Truth. Since you left, I’ve been out once. To the supermarket, that big one with roll back as their motto. There were so many kids in there, snotty and screaming, wearing no shoes. I liked the one we used to go in together but I thought I might break down in the bakery aisle. I’m not ready to face those cream puffs in the red and white cases just yet.

In the supermarket, I didn’t know what to buy. I brought rice and pasta along with back up ready meals, beer and vodka- you never let me have vodka. The rice was crunchy and the pasta fell apart. Good intensions but now I’m surviving on my back up, back log of ready meals. They’re salty and I don’t like it. On those dark nights, when I close the curtains and drink vodka on ice I have two of the meals. Too cowardly to do something drastic, I decide to let the salt take its toll on my heart.

The little one came round to visit and gave me a lecture about the salt- wearing her hair pinned, a pair of chinos and a shirt. My God, she could have been you 20 years back. She brought me a parsnip soup. It was thick and chunky and I didn’t know how to get rid of it without having to eat it. I blocked the sink and still haven’t had it fixed. I wash up in the bath until I can find where you kept the yellow pages, maybe they’re with your slipper, maybe your slipper is acting as a bookmark for something you needed in the yellow pages, do you remember?

When the little one came round, we talked about you, of course and we laughed at how you got drunk at Christmas and put the cheese board in the microwave and filled the tea pot up with coffee. The older one has been round too. She’s sad, of course and she misses you being but she needed to talk about her problems and I liked it. She always was a daddy’s girl. She’s fighting with Liam again and that was all she could talk about it and it was a nice change. Although, the whole time she was there, talking about Liam and how she was thinking about leaving him I was thinking about you. I tried not to, I needed a break from my thoughts but this one just crept in. I thought about that time when you said, “if it gets any worse I’m leaving.” I begged you to stay and you said I’d have to come round to it when the time comes. You gave me your wedding ring and promised I’d cope alone. I told you I couldn’t cook and you laughed and told me I’d survive on ready meals, but you said that I’d need to make sure I watch the salt. I gave you your ring back and we cuddled in front of the box.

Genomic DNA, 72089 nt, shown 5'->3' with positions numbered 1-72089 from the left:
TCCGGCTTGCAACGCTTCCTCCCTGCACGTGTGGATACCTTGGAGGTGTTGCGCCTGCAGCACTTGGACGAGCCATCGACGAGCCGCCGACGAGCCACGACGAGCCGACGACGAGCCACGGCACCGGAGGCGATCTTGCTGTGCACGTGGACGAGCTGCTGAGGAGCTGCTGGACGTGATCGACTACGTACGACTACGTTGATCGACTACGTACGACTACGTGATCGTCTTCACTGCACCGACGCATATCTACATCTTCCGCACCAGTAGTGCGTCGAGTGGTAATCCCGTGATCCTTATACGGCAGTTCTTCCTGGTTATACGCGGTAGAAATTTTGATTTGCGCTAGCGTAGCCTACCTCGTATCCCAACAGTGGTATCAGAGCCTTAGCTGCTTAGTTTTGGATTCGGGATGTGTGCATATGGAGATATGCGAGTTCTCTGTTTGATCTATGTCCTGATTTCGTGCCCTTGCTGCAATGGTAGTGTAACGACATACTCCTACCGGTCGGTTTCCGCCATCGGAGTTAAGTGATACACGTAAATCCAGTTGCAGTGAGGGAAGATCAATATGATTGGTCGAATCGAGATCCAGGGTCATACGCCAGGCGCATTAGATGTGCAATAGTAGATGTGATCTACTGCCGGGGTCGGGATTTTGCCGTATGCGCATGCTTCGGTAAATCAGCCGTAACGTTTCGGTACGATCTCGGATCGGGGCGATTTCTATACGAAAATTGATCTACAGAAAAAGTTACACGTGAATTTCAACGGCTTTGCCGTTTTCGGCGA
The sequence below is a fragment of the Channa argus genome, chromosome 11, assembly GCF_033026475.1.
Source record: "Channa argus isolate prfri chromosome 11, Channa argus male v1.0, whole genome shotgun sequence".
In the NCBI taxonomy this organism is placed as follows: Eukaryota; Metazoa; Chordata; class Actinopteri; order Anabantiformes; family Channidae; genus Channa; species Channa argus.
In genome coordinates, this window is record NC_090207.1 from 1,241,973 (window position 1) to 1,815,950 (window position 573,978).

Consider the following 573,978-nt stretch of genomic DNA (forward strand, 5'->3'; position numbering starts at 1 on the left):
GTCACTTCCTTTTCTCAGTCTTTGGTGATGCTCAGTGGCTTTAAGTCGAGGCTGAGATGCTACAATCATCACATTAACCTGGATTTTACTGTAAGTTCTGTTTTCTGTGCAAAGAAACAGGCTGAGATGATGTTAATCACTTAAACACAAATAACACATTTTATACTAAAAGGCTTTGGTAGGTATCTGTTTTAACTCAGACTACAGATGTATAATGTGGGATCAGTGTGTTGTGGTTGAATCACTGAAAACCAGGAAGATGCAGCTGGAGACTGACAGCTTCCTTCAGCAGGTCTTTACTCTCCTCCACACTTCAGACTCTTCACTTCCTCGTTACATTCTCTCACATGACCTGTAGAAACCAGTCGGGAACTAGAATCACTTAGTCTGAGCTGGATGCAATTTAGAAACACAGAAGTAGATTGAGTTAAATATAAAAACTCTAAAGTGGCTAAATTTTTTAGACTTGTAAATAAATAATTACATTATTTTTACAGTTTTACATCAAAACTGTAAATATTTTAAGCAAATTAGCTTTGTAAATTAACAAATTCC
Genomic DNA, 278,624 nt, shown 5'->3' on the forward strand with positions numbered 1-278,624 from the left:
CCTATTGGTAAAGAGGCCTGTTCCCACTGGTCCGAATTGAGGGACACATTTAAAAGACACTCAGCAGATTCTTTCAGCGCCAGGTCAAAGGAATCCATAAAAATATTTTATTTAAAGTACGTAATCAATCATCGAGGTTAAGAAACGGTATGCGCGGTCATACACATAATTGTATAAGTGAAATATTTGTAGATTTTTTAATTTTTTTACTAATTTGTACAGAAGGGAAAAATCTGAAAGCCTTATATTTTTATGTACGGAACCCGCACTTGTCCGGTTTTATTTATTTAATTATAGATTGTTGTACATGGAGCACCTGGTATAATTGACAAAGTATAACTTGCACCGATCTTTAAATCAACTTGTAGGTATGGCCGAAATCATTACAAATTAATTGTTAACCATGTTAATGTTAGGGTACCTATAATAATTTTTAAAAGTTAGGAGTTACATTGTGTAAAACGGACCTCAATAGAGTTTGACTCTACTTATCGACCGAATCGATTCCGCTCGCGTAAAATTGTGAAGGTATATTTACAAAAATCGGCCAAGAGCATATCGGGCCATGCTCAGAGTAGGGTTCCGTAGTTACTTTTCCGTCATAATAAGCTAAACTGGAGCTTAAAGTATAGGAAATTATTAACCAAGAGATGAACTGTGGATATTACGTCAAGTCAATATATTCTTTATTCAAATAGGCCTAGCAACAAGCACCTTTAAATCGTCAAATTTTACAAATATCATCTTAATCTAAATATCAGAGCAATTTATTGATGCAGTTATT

When the older one said, “dad, are you listening?” I said yes and then she carried on telling me what he had been doing. I’ve never liked Liam and I told her. I told her she should be with someone who makes you laugh even when things are shit, when there’s no money in the bank and bills to pay. And she said, “So you want me to find someone like mum.”

I said, “if you find someone like your mum introduce me, I’m going spare, make sure she’s better looking than your mum though, want to trade up.” She got up, kissed me on the head and told me she had to go.

The phone rings on Tuesdays at 6, and Fridays at 5. Those are the days we agreed on you calling, the nurses wrote it in your diary and remind you an hour before. I watch the phone ring, imagine you sitting on the other end with your crochet blanket over your knees, shivering and bony and grey, surrounded by others just the same. I can’t pick up. I freeze. I cry.